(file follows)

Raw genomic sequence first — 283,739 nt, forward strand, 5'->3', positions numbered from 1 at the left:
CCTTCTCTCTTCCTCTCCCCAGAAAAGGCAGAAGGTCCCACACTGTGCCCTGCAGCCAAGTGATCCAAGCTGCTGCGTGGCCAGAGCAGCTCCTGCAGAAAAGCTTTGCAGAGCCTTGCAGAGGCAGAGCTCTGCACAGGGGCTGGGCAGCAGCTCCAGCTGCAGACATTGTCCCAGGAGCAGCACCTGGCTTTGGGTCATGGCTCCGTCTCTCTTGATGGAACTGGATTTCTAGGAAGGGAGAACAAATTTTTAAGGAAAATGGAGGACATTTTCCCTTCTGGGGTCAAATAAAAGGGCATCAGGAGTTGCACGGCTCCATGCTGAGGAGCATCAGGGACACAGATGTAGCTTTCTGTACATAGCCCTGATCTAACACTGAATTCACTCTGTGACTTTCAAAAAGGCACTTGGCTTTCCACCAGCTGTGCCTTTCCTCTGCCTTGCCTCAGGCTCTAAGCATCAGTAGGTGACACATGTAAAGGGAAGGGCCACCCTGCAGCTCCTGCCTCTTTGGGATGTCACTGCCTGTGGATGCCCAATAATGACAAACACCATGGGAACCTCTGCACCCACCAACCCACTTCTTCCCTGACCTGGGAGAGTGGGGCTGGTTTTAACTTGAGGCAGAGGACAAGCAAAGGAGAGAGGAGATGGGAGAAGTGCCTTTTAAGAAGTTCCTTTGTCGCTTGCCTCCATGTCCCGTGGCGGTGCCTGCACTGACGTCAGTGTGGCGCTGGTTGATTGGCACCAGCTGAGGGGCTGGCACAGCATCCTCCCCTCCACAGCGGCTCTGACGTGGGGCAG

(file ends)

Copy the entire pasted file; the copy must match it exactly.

Raw genomic sequence first — 283,739 nt, forward strand, 5'->3', positions numbered from 1 at the left:
CCTTCTCTCTTCCTCTCCCCAGAAAAGGCAGAAGGTCCCACACTGTGCCCTGCAGCCAAGTGATCCAAGCTGCTGCGTGGCCAGAGCAGCTCCTGCAGAAAAGCTTTGCAGAGCCTTGCAGAGGCAGAGCTCTGCACAGGGGCTGGGCAGCAGCTCCAGCTGCAGACATTGTCCCAGGAGCAGCACCTGGCTTTGGGTCATGGCTCCGTCTCTCTTGATGGAACTGGATTTCTAGGAAGGGAGAACAAATTTTTAAGGAAAATGGAGGACATTTTCCCTTCTGGGGTCAAATAAAAGGGCATCAGGAGTTGCACGGCTCCATGCTGAGGAGCATCAGGGACACAGATGTAGCTTTCTGTACATAGCCCTGATCTAACACTGAATTCACTCTGTGACTTTCAAAAAGGCACTTGGCTTTCCACCAGCTGTGCCTTTCCTCTGCCTTGCCTCAGGCTCTAAGCATCAGTAGGTGACACATGTAAAGGGAAGGGCCACCCTGCAGCTCCTGCCTCTTTGGGATGTCACTGCCTGTGGATGCCCAATAATGACAAACACCATGGGAACCTCTGCACCCACCAACCCACTTCTTCCCTGACCTGGGAGAGTGGGGCTGGTTTTAACTTGAGGCAGAGGACAAGCAAAGGAGAGAGGAGATGGGAGAAGTGCCTTTTAAGAAGTTCCTTTGTCGCTTGCCTCCATGTCCCGTGGCGGTGCCTGCACTGACGTCAGTGTGGCGCTGGTTGATTGGCACCAGCTGAGGGGCTGGCACAGCATCCTCCCCTCCACAGCGGCTCTGACGTGGGGCAG